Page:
Karin Brandt is a member of ULI Boston and CEO and founder of coUrbanize.
ULI MEMBER–ONLY CONTENT: What do people really want and expect from real estate development? For many in this industry, the gut reaction to this question is to assume that the majority are NIMBYs, who simply do not want any new development in their neighborhood. But a 2020 survey conducted of more than 1,000 Americans counters that assumption, demonstrating that most people are open to new development if it addresses their community’s needs.
When asked how real estate development projects positively affect their community, only 18 percent of participants felt that development did not positively influence their community in any way. Moreover, 82 percent of respondents cited at least one benefit that development brings to their community.
Designing Development for Existing Community Members
Perhaps the starkest survey finding was a result of asking participants whether they agreed or disagreed with the statement, “My community is affordable to live in.” Only 29 percent of participants agreed or strongly agreed with this statement.
Oftentimes, the words used to describe and advertise new development, particularly projects in up-and-coming areas—such as luxury units, modern living, exciting restaurants, or on-site concierge services—are designed to attract new residents to the area. However, based on the survey results, these words typically do not correspond with the wants and needs of people who already live in the community such as concerns about affordability.
The survey in early March also asked participants how new development positively affects their community. Economic growth (48 percent), new retail and/or other public amenities (43 percent), new housing stock (40 percent), and job creation (37 percent) were the most commonly selected responses. If we asked this question in today’s economy—just months later—economic growth and job creation may have ranked even higher.
In addition, the survey asked participants what would make a specific development project a welcomed, attractive addition to their community. For this question, the top three responses were public green space (59 percent), streetscape improvements (57 percent), and affordable housing solutions (55 percent).
These data points provide important guidance for project teams during the pre-development and entitlement phases. While the data points above are not the flashiest aspects of real estate’s potential impact on a community, they are nevertheless the most valued by current residents. Designing a community engagement strategy that leads with these benefits will build trust with arguably the most important stakeholders—those who already live, work, and own businesses in the neighborhood.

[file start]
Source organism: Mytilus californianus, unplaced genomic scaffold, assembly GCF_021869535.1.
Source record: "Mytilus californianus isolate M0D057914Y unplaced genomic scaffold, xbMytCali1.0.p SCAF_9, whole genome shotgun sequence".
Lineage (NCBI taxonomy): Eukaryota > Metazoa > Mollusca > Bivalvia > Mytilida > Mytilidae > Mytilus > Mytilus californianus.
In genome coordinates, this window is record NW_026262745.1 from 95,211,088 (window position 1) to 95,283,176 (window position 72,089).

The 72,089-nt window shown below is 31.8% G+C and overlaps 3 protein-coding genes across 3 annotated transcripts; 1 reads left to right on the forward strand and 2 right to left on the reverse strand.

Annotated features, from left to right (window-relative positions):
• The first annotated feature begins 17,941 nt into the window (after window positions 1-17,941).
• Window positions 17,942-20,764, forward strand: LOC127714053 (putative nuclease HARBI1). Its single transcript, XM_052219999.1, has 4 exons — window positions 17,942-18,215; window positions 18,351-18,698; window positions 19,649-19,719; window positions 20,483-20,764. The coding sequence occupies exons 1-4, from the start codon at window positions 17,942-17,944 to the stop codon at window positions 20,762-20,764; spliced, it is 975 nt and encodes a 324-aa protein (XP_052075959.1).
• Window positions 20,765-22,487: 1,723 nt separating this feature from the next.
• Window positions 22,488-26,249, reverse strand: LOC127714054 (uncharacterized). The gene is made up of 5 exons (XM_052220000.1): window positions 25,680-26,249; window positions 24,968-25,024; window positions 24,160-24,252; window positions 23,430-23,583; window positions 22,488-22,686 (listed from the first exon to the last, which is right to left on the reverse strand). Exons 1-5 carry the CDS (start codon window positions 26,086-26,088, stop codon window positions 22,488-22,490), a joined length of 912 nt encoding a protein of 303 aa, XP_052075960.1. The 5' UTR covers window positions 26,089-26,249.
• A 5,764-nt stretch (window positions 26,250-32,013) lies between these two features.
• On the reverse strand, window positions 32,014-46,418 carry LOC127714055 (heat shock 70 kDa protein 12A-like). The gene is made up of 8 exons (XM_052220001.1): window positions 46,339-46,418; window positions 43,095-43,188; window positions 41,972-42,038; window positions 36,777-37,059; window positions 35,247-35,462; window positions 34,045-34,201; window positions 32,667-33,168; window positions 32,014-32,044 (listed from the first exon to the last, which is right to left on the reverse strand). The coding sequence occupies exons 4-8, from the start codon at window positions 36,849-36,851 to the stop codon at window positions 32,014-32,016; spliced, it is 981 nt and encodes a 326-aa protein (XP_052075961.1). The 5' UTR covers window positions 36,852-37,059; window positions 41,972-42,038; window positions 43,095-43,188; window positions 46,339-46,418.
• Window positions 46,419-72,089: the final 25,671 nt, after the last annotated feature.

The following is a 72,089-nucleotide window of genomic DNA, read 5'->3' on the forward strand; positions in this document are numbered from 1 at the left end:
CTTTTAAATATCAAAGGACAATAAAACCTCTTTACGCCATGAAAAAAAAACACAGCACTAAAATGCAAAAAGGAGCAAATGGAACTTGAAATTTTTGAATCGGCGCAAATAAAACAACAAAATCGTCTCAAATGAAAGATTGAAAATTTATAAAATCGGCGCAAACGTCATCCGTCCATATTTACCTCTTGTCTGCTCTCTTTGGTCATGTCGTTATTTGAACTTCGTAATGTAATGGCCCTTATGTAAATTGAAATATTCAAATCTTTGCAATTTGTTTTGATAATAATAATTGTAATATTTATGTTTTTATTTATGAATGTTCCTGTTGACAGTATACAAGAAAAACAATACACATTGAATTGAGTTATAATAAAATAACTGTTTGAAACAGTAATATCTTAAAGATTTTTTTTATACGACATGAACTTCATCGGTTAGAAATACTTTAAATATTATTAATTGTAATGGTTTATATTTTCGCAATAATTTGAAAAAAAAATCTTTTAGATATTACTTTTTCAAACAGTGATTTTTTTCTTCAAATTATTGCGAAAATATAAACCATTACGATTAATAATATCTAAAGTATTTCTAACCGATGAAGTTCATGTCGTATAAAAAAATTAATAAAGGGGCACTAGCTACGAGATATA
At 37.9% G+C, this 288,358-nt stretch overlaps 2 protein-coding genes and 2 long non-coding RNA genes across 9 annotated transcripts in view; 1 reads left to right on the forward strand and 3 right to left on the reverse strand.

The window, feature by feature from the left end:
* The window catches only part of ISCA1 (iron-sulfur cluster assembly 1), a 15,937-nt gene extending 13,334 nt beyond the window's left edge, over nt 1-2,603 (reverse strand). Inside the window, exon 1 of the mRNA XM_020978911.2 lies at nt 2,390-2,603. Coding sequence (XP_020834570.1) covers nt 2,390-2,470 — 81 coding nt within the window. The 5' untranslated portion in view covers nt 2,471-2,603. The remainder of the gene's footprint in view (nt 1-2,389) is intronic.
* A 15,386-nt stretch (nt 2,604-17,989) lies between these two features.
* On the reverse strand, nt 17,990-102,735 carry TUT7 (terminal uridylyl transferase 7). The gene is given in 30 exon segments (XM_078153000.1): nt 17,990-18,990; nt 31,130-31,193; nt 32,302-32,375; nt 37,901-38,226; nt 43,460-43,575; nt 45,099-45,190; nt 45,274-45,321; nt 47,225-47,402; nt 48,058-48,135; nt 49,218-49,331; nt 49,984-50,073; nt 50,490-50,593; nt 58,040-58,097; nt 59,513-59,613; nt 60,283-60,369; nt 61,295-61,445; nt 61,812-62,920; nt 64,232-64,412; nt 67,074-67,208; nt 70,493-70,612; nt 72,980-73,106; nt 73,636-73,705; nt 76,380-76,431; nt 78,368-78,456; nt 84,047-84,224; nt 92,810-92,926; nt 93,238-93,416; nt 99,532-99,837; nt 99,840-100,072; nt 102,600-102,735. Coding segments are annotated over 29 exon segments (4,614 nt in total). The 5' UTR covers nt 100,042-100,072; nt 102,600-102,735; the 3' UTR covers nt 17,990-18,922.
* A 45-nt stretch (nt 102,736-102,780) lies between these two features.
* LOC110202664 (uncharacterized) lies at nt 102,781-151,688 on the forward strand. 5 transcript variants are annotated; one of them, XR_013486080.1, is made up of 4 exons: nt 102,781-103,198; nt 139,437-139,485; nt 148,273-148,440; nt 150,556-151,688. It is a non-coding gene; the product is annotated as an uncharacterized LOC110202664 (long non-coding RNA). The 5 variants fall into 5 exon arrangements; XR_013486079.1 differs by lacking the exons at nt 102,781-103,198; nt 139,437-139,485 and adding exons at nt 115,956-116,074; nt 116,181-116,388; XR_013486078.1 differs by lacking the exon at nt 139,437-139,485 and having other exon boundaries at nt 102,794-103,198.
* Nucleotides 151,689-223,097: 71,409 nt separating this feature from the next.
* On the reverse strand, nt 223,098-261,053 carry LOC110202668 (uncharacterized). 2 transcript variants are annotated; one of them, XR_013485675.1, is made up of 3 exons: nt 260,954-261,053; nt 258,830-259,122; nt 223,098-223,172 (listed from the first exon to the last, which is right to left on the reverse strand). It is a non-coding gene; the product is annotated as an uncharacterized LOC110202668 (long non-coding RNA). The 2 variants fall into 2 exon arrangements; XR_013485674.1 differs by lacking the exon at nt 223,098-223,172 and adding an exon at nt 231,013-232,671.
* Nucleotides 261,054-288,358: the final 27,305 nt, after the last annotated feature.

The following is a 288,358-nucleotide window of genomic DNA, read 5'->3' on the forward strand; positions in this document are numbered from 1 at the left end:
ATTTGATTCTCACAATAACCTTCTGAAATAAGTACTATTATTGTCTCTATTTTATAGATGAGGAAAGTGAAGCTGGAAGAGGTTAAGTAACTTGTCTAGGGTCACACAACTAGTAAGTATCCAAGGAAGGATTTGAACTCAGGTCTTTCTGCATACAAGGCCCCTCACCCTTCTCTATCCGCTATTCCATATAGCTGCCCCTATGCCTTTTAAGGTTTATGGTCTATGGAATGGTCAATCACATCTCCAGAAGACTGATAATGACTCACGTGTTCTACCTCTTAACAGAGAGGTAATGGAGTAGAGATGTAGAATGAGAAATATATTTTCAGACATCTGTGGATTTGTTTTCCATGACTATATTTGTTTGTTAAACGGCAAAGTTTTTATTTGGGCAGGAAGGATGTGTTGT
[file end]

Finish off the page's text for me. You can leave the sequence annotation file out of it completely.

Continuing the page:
Top Concerns Revolve around Long-Term Viability of Development
The survey also asked participants about the negative effects that new development has on their communities. The top responses share a central theme: how a project can fundamentally change what it’s like to live in that community.
The three most commonly selected concerns were traffic and parking challenges (62 percent), increased cost of living (52 percent), and environmental concerns (44 percent). It is worth noting that participants’ responses to this question varied when looking at key demographics such as the type of community where a respondent lives (urban, suburban, or rural), the respondent’s age, and whether or not the respondent considers themselves pro-development.
For example, environmental concerns were the most commonly selected negative impact for respondents over age 60 (58 percent). While gentrification was not in the top three responses for any particular age group, it was more of a concern with younger respondents and became increasingly less of a concern for older age groups: 26 percent of respondents age 44 and under cited gentrification as a negative effect of real estate development in their community, yet only 13 percent of respondents 45 and older mentioned it.
The survey also asked participants whether they self-identify as pro-development. For those who did not identify this way, traffic and parking challenges were an even more popular response. Seventy-three percent of this subsection cited traffic and parking challenges as a concern compared with 62 percent of the total sample. Overcrowding (67 percent) ranks second, followed closely by increased cost of living (60 percent), environmental concerns (59 percent), and loss of historical character (56 percent).
The variances in responses highlight how important it is to understand the community where a project is being proposed or built. Public data can show breakdowns by age, income, marital status, and so on, but those numbers cannot tell you about people’s inherent feelings about development or their connection to the neighborhood.
Gaining that understanding requires an investment in both qualitative and quantitative research for each project. Two of the most insightful questions to ask are, “What is the best quality of the area and what needs the most improvement?” and, “How can we highlight the community’s history and honor its roots and culture?”
Overall, these survey findings validate how critical it is to imagine and build projects that reflect the unique needs of the community. We are witnessing a continual shift in those needs given the economic and public health impacts of COVID-19 as well as the growing calls to finally address systemic racism. Now is the time for development teams to embrace the communities where they are working, ask thoughtful questions, and design (or redesign) accordingly.